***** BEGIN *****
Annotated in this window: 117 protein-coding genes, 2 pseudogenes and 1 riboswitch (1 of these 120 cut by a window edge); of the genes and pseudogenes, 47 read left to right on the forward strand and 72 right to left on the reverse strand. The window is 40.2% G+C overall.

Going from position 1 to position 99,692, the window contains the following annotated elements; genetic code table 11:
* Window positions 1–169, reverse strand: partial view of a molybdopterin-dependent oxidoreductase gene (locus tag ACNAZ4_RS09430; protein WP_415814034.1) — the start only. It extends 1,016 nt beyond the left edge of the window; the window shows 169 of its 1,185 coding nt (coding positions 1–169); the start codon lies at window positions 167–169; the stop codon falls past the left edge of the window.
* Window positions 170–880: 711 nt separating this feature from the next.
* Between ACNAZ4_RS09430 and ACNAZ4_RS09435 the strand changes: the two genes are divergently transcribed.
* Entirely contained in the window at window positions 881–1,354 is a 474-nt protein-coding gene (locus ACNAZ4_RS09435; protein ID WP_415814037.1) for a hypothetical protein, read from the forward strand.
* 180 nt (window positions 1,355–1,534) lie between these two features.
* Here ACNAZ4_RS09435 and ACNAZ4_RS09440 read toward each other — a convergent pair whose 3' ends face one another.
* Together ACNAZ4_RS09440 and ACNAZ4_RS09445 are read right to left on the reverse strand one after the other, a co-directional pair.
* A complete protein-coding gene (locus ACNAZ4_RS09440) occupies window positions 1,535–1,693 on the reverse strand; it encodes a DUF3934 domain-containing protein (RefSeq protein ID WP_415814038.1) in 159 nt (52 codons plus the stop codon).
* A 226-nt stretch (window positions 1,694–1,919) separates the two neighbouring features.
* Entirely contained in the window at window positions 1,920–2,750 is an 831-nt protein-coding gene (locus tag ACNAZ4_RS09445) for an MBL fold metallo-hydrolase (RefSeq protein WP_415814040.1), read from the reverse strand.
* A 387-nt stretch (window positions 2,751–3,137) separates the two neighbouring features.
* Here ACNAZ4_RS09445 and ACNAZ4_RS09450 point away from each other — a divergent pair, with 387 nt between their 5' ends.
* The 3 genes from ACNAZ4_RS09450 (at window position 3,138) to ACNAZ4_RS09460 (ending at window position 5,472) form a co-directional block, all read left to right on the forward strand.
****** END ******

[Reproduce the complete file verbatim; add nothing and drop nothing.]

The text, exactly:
Annotated in this window: 117 protein-coding genes, 2 pseudogenes and 1 riboswitch (1 of these 120 cut by a window edge); of the genes and pseudogenes, 47 read left to right on the forward strand and 72 right to left on the reverse strand. The window is 40.2% G+C overall.

Going from position 1 to position 99,692, the window contains the following annotated elements; genetic code table 11:
* Window positions 1–169, reverse strand: partial view of a molybdopterin-dependent oxidoreductase gene (locus tag ACNAZ4_RS09430; protein WP_415814034.1) — the start only. It extends 1,016 nt beyond the left edge of the window; the window shows 169 of its 1,185 coding nt (coding positions 1–169); the start codon lies at window positions 167–169; the stop codon falls past the left edge of the window.
* Window positions 170–880: 711 nt separating this feature from the next.
* Between ACNAZ4_RS09430 and ACNAZ4_RS09435 the strand changes: the two genes are divergently transcribed.
* Entirely contained in the window at window positions 881–1,354 is a 474-nt protein-coding gene (locus ACNAZ4_RS09435; protein ID WP_415814037.1) for a hypothetical protein, read from the forward strand.
* 180 nt (window positions 1,355–1,534) lie between these two features.
* Here ACNAZ4_RS09435 and ACNAZ4_RS09440 read toward each other — a convergent pair whose 3' ends face one another.
* Together ACNAZ4_RS09440 and ACNAZ4_RS09445 are read right to left on the reverse strand one after the other, a co-directional pair.
* A complete protein-coding gene (locus ACNAZ4_RS09440) occupies window positions 1,535–1,693 on the reverse strand; it encodes a DUF3934 domain-containing protein (RefSeq protein ID WP_415814038.1) in 159 nt (52 codons plus the stop codon).
* A 226-nt stretch (window positions 1,694–1,919) separates the two neighbouring features.
* Entirely contained in the window at window positions 1,920–2,750 is an 831-nt protein-coding gene (locus tag ACNAZ4_RS09445) for an MBL fold metallo-hydrolase (RefSeq protein WP_415814040.1), read from the reverse strand.
* A 387-nt stretch (window positions 2,751–3,137) separates the two neighbouring features.
* Here ACNAZ4_RS09445 and ACNAZ4_RS09450 point away from each other — a divergent pair, with 387 nt between their 5' ends.
* The 3 genes from ACNAZ4_RS09450 (at window position 3,138) to ACNAZ4_RS09460 (ending at window position 5,472) form a co-directional block, all read left to right on the forward strand.